Happily ever after.
Fairy tales always end that way, normally after a wedding has taken place. As a child it seems perfect, but when you’re an adult you know the wedding isn’t the end, it is simply the beginning. It is the beginning of something full of ups, downs, and in-betweens. I feel like weight loss stories are like that. I reached goal weight, the end. It is the finale of “The Biggest Loser” where your arms are raised up above your head with victory on the scale, cut scene, and cue the credits. Real life isn’t like that at all. What happens after you reach your goals? What is after, the happily ever after?
I recently finished Andie Mitchell’s, “It Was Me All Along”. Andie also has a blog called, Can You Stay for Dinner where she discusses recipes and information about weight loss. Eight years ago she lost over 100 lbs. I had never heard of her blog until I read the book. I came across the book as a recommendation from Amazon and the “buy now with one click” got me once again. Just a tip from me to you, put away the Amazon late at night after a glass of wine. I have bought weird stuff I found funny at the time (Obama chia pet, it happened y’all).
One of my favorite things about this book is how Andie chronicled her fears and struggles after she lost her weight. She does detail her weight loss journey, but the book doesn’t end there. It seems like many weight loss memoirs I read follow this exact formula: sad and fat, worked hard at losing weight, happy now, the end. For those of us that have reached goal and slid backwards, then forwards, then backwards again (and so on and so forth) we know that reaching goal weight isn’t the end. Reaching goal weight is just one small part of your whole fitness story. Some of us stay there, some of us are fighting to stay there, and some of us move around for a bit.
I think many of us have told ourselves a lie about what life will look like once we reach goal. We are imagining our happy ever after, but may be disappointed. Obviously our pants fit amazing, but we may be starting to realize that we thought weight loss would accomplish more than it did. We may have told ourselves that everything would be fixed once the scale showed the right number. Things like, I will be loved more once I lose weight, and I will be more successful when I’m thin, or I won’t be afraid anymore. There are certainly times that your journey to a smaller size changes you as a person. There are also a lot of people shocked to discover that when they reach what they thought was an unreachable number, their life is still the same. The same hurts, pains, and insecurities remain lurking still.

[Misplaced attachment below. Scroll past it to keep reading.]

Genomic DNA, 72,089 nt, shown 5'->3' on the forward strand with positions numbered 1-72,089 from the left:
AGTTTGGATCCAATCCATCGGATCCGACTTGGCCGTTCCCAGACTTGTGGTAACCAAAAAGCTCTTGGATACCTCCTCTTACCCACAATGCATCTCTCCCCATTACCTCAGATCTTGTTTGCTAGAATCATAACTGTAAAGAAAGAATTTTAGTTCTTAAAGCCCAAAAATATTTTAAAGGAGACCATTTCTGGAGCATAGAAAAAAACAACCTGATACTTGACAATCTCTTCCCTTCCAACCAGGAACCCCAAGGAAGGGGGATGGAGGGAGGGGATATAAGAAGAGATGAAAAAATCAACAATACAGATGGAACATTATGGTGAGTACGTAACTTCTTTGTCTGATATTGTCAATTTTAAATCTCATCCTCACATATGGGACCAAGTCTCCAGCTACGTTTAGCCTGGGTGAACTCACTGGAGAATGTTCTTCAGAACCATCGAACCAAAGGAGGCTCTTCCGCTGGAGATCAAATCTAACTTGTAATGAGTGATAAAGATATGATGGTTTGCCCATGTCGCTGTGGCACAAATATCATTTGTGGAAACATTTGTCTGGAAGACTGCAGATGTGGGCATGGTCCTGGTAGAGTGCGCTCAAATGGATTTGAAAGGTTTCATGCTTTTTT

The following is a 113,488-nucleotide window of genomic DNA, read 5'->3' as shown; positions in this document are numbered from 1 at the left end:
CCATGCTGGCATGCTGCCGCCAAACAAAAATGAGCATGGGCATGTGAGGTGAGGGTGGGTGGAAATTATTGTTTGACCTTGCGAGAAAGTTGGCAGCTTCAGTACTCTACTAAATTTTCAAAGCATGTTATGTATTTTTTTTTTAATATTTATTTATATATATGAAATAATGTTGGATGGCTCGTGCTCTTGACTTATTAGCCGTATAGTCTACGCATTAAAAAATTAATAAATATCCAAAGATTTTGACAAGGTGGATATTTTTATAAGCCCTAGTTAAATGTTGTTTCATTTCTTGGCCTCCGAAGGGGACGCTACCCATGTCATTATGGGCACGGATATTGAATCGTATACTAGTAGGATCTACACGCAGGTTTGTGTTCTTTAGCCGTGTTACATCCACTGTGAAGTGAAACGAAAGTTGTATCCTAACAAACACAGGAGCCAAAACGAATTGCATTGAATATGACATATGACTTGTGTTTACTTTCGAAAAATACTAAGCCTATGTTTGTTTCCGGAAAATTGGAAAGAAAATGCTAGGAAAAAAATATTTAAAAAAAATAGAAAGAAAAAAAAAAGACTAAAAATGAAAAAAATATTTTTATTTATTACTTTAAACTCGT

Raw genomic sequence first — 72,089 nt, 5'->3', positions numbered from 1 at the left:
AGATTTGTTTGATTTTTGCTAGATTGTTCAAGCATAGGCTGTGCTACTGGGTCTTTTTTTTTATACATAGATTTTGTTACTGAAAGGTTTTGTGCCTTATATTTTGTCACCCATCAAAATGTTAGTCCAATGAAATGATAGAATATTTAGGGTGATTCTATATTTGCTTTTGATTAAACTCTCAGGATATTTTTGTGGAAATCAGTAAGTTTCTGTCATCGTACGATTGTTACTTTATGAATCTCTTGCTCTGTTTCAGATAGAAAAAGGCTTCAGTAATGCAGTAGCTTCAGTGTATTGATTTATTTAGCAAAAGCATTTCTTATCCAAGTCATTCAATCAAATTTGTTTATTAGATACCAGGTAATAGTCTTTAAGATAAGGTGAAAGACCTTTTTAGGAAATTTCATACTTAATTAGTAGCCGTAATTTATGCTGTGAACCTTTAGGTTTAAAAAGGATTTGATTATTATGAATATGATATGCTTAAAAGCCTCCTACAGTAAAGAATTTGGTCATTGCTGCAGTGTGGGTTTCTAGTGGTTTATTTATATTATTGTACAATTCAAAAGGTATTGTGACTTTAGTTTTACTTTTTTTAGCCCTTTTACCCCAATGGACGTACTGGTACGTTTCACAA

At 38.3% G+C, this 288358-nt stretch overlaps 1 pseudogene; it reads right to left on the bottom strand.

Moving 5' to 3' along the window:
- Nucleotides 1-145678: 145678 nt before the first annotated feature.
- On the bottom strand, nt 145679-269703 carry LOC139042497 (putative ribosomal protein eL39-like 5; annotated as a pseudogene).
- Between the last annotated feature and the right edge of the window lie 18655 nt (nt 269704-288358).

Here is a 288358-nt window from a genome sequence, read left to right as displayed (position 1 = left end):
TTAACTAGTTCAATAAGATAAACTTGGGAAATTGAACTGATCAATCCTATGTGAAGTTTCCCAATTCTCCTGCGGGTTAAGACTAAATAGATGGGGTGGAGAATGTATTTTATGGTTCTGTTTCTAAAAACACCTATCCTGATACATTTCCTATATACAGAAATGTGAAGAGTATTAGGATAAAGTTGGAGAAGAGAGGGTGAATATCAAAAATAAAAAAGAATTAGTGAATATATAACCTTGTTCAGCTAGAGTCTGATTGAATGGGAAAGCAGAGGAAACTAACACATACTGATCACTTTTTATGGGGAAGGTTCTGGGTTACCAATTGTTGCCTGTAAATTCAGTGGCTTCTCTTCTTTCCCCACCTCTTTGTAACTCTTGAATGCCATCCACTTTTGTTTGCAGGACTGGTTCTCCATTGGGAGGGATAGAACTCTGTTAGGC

For Andie losing over 100 lbs. was definitely a challenge, but after she reached goal she had to deal with her issues. She ended up seeing a nutritionist, therapist, and psychiatrist. It took her years to develop a healthy relationship and balance with food. Andie had to learn to process the pain from her childhood without drowning it in high calorie fare. Her weight loss was no small feat, but her maintenance was a different journey in itself.
What happens after, the happily ever after? Life happens. The after is filled with challenges, hurts, triumphs, and accomplishment. Weight loss and health is a journey, not a destination. I thank you, Andie Mitchell, for reminding me of that. Life doesn’t become perfect once you reach a number on the scale.